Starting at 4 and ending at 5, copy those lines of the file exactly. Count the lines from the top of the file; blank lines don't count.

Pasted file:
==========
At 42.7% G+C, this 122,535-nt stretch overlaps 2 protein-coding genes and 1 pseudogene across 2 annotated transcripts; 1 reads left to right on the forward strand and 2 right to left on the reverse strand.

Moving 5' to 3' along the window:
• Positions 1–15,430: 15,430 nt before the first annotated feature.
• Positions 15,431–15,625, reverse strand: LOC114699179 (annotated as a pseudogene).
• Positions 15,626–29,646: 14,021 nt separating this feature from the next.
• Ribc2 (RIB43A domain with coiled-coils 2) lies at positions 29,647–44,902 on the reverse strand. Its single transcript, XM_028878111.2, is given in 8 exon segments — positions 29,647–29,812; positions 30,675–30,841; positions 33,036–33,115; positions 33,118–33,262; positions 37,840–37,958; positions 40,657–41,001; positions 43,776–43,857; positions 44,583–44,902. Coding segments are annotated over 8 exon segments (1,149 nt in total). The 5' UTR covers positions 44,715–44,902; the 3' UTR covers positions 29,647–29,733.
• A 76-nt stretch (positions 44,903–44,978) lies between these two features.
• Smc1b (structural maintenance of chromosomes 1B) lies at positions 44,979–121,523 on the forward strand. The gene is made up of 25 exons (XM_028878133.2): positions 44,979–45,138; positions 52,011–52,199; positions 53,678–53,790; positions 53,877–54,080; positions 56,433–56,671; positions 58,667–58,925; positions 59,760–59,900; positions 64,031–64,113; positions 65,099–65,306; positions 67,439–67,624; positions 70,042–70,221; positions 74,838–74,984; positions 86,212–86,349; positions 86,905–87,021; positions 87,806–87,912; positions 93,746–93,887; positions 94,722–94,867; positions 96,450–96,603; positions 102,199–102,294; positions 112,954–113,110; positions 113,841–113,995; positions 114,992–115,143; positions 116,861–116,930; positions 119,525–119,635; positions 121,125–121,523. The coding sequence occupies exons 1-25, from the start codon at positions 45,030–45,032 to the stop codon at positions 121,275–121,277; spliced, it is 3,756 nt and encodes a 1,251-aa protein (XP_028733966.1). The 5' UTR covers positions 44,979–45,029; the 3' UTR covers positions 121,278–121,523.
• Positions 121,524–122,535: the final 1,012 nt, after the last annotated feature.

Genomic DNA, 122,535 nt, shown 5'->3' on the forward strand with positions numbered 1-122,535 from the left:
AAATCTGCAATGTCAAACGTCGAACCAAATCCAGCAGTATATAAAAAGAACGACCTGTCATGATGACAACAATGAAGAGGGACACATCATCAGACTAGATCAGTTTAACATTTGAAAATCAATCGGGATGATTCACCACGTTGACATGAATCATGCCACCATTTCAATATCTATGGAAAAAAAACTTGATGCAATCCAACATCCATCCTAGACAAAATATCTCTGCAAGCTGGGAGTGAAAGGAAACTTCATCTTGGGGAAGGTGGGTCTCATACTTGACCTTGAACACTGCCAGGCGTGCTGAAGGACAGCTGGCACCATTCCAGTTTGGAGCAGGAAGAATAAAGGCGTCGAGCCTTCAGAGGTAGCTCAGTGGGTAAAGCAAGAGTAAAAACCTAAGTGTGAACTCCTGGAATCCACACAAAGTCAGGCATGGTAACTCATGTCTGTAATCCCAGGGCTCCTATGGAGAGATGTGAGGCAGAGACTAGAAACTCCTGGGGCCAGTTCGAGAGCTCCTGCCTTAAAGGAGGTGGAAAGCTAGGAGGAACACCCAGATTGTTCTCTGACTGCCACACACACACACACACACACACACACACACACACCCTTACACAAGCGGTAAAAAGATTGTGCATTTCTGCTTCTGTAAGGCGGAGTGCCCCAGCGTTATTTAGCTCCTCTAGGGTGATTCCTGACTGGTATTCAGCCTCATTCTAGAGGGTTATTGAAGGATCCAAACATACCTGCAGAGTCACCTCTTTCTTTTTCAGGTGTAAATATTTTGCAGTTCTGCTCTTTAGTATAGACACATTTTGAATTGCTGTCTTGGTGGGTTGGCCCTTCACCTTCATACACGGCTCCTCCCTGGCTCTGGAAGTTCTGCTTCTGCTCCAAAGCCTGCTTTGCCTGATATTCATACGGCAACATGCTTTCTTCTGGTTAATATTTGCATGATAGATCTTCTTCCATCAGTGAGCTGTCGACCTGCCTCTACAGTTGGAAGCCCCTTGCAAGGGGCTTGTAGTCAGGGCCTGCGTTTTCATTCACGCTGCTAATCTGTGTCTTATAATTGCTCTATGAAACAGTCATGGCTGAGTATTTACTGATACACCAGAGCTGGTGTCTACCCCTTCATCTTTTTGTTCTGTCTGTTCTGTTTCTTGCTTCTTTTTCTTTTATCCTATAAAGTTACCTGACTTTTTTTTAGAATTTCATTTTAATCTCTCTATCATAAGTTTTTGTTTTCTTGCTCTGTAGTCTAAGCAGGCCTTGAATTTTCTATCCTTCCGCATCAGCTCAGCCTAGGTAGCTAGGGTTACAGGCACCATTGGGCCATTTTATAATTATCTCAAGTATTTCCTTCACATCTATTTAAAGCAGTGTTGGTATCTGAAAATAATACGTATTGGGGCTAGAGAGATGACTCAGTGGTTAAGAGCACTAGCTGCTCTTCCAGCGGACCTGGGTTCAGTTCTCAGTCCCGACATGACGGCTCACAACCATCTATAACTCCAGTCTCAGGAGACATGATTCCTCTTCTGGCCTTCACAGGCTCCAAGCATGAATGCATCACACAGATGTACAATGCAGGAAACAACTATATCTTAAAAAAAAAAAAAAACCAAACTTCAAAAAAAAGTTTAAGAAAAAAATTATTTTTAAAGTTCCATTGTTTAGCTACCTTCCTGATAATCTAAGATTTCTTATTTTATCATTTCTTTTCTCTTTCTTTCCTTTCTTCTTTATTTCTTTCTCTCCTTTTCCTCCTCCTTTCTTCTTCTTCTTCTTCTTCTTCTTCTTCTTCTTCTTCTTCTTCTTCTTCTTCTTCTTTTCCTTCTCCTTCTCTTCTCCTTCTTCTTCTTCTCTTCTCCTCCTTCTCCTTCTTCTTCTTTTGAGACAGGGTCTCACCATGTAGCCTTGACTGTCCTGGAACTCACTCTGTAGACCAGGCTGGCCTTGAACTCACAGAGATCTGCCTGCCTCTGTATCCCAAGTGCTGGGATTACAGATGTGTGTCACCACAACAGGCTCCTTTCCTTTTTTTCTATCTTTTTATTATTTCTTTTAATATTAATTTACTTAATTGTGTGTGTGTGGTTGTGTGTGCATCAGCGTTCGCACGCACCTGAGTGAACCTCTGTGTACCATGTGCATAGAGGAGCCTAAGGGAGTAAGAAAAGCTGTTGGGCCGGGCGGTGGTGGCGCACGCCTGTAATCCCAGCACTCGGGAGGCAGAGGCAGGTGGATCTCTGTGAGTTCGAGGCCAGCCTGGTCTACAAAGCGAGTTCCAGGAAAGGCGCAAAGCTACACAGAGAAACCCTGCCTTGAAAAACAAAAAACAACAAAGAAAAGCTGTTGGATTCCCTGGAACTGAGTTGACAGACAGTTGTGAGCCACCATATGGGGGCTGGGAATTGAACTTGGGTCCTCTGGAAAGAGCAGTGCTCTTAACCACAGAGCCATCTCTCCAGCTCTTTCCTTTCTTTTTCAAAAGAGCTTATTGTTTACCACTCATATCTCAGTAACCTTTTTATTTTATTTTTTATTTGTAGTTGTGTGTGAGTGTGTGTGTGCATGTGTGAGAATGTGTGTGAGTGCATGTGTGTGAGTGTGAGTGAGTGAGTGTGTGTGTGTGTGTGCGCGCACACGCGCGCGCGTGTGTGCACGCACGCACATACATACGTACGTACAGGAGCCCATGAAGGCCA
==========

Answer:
• Positions 15,431–15,625, reverse strand: LOC114699179 (annotated as a pseudogene).
• Positions 15,626–29,646: 14,021 nt separating this feature from the next.